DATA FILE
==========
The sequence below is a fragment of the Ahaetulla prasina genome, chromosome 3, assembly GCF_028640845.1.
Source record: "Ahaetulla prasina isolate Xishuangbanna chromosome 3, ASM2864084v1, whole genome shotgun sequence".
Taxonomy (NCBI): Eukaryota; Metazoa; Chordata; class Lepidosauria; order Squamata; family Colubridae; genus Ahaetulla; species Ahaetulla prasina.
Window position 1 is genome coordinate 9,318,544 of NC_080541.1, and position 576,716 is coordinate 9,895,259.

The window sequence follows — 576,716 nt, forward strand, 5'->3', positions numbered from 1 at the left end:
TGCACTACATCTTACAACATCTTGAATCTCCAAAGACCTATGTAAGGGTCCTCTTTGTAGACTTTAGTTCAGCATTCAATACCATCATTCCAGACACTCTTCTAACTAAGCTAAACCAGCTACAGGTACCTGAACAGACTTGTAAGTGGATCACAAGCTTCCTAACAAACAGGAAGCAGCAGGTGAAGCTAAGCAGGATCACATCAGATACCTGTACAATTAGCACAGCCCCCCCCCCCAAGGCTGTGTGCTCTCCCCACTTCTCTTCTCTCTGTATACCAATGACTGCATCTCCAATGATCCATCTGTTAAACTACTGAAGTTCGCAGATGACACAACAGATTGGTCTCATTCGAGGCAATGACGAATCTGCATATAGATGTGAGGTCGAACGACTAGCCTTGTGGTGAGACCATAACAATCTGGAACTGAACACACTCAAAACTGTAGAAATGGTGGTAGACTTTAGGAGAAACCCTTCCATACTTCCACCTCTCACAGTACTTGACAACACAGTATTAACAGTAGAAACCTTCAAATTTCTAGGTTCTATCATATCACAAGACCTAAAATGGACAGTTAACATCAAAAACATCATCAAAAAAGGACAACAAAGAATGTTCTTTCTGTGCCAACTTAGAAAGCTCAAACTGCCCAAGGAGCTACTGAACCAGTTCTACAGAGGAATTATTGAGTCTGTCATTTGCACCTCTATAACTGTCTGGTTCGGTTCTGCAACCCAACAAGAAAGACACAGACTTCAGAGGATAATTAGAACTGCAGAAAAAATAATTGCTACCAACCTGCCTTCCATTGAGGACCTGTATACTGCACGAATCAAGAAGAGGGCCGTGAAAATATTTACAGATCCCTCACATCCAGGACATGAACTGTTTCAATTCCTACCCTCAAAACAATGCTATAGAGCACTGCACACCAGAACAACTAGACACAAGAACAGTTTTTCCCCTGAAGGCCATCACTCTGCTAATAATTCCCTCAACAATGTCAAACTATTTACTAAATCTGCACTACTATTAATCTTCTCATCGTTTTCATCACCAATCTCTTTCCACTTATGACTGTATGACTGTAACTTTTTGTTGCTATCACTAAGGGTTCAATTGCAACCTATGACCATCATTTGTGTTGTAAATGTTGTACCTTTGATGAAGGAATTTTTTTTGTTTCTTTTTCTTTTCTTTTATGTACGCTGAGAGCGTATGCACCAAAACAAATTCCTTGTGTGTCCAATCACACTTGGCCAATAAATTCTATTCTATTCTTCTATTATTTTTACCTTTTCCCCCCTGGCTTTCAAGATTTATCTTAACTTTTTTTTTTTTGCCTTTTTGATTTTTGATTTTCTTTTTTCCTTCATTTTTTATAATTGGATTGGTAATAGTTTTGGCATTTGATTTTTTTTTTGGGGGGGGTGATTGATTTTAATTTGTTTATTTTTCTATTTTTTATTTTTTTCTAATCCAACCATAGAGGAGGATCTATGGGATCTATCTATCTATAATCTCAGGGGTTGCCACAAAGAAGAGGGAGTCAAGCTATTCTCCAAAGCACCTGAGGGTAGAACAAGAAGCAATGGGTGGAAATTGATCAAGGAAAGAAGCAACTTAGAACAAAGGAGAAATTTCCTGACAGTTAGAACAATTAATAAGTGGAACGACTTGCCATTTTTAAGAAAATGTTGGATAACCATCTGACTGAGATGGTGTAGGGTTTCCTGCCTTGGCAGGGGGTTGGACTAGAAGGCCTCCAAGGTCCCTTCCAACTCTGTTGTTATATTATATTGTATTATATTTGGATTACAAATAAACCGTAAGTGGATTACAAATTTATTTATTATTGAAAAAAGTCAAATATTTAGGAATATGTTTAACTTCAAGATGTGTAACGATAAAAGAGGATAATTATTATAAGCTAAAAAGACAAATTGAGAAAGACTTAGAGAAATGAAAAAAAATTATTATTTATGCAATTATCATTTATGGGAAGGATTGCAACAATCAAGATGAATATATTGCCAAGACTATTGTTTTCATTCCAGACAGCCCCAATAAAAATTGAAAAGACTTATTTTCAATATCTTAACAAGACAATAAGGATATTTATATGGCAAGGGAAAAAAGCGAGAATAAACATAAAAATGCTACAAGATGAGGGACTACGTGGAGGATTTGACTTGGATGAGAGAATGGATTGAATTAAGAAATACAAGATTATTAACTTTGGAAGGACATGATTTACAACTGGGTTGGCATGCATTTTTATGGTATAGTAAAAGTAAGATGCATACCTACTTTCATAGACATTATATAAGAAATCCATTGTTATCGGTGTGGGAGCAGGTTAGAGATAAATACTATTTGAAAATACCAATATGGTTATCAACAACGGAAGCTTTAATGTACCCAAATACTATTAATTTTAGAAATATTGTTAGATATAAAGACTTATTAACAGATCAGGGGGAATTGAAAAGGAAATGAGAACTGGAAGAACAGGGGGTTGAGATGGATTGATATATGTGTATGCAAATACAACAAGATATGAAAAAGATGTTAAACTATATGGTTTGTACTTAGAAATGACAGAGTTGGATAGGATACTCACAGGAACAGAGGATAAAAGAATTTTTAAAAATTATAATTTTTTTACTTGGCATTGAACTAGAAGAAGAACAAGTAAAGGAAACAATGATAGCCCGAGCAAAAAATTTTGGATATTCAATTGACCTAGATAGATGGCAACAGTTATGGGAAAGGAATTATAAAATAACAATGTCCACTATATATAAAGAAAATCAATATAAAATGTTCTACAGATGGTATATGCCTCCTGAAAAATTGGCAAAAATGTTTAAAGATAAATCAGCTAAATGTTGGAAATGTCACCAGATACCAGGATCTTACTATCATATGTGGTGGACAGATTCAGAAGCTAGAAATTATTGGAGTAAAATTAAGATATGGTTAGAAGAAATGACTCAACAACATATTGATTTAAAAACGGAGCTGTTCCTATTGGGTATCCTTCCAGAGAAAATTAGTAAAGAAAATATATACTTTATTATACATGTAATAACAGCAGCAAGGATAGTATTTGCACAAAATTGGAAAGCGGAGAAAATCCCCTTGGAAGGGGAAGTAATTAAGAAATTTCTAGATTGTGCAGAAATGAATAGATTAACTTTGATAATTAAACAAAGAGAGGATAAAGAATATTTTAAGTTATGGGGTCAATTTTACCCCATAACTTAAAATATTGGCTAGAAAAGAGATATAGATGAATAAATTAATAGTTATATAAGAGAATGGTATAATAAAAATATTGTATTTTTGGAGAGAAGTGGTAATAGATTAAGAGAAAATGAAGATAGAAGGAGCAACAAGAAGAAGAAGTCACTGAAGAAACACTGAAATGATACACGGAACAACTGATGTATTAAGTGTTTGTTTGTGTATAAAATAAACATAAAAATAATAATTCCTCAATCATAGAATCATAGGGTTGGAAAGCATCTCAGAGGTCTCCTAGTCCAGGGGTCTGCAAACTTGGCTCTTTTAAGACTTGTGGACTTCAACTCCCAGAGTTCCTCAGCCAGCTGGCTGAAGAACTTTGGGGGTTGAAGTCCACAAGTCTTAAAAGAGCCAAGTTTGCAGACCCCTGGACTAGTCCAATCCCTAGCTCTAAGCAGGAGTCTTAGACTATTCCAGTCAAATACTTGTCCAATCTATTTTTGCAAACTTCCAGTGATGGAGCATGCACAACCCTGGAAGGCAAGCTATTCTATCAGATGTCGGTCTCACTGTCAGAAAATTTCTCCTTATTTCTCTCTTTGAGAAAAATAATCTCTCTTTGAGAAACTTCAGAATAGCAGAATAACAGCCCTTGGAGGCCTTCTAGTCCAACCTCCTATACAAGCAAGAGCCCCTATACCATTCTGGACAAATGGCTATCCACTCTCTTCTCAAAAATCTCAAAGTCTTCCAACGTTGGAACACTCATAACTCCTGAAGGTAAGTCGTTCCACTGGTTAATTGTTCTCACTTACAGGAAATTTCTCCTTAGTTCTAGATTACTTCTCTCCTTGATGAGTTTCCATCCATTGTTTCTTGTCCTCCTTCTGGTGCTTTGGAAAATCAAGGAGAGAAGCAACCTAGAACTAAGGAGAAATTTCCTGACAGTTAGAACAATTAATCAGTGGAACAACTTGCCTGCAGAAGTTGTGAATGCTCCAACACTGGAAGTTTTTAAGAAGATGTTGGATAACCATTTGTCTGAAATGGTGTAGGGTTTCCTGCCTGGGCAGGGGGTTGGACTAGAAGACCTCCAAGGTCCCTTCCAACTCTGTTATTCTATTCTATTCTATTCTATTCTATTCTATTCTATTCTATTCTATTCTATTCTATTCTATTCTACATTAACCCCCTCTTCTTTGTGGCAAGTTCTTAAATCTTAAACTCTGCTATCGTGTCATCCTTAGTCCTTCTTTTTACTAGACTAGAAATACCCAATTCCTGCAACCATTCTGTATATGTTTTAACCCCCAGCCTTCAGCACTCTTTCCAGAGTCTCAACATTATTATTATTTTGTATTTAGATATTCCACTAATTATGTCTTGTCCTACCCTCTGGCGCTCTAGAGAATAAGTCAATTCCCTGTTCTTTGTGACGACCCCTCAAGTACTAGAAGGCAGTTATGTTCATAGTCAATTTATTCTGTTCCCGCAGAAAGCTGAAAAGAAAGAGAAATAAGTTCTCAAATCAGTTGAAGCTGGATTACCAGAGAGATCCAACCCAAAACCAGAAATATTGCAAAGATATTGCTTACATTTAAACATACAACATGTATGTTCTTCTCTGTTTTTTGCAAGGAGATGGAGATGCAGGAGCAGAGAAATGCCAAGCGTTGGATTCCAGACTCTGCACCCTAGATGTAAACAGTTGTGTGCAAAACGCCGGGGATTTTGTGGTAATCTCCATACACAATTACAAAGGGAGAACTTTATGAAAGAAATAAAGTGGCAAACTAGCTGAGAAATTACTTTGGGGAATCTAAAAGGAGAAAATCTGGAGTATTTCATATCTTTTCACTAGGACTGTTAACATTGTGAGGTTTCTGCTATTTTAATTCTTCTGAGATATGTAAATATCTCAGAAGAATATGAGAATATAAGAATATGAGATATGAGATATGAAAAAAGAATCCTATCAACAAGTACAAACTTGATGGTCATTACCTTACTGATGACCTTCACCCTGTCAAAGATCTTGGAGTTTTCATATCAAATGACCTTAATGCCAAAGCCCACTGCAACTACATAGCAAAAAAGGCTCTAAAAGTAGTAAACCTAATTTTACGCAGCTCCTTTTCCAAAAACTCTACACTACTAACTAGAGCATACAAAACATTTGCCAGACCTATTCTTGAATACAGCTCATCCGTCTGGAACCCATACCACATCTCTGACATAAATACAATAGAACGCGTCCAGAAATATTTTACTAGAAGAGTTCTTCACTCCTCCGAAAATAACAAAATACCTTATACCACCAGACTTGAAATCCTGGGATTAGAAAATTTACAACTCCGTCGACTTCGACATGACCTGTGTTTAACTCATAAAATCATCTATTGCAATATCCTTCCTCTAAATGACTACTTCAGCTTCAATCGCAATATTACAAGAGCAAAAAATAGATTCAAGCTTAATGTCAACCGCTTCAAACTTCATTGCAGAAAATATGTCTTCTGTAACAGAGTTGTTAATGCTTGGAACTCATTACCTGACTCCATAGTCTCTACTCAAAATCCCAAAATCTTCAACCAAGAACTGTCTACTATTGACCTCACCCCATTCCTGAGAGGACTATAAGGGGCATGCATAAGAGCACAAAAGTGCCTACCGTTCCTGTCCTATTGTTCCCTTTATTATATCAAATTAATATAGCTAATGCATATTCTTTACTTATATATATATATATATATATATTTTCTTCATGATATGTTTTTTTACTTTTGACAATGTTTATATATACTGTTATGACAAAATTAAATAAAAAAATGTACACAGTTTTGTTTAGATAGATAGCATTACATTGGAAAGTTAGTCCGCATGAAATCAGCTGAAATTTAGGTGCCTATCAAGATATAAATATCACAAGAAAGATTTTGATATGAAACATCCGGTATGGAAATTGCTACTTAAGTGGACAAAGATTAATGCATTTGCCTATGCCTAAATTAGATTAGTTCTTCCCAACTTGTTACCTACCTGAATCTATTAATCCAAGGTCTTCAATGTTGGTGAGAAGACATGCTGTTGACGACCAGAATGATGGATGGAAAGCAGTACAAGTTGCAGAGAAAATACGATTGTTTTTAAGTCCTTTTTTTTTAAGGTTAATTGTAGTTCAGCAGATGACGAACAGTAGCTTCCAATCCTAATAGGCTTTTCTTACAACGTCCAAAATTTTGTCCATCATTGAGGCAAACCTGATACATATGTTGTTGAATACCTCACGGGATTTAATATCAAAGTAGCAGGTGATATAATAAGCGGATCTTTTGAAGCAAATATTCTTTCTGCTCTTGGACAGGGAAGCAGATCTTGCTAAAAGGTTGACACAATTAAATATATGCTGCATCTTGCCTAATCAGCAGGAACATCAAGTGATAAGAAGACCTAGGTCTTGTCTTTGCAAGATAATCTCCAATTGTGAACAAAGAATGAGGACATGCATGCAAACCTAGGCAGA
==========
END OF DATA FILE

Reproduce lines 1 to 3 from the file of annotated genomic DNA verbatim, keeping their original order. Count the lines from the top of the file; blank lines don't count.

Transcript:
The sequence below is a fragment of the Ahaetulla prasina genome, chromosome 3, assembly GCF_028640845.1.
Source record: "Ahaetulla prasina isolate Xishuangbanna chromosome 3, ASM2864084v1, whole genome shotgun sequence".
Taxonomy (NCBI): Eukaryota; Metazoa; Chordata; class Lepidosauria; order Squamata; family Colubridae; genus Ahaetulla; species Ahaetulla prasina.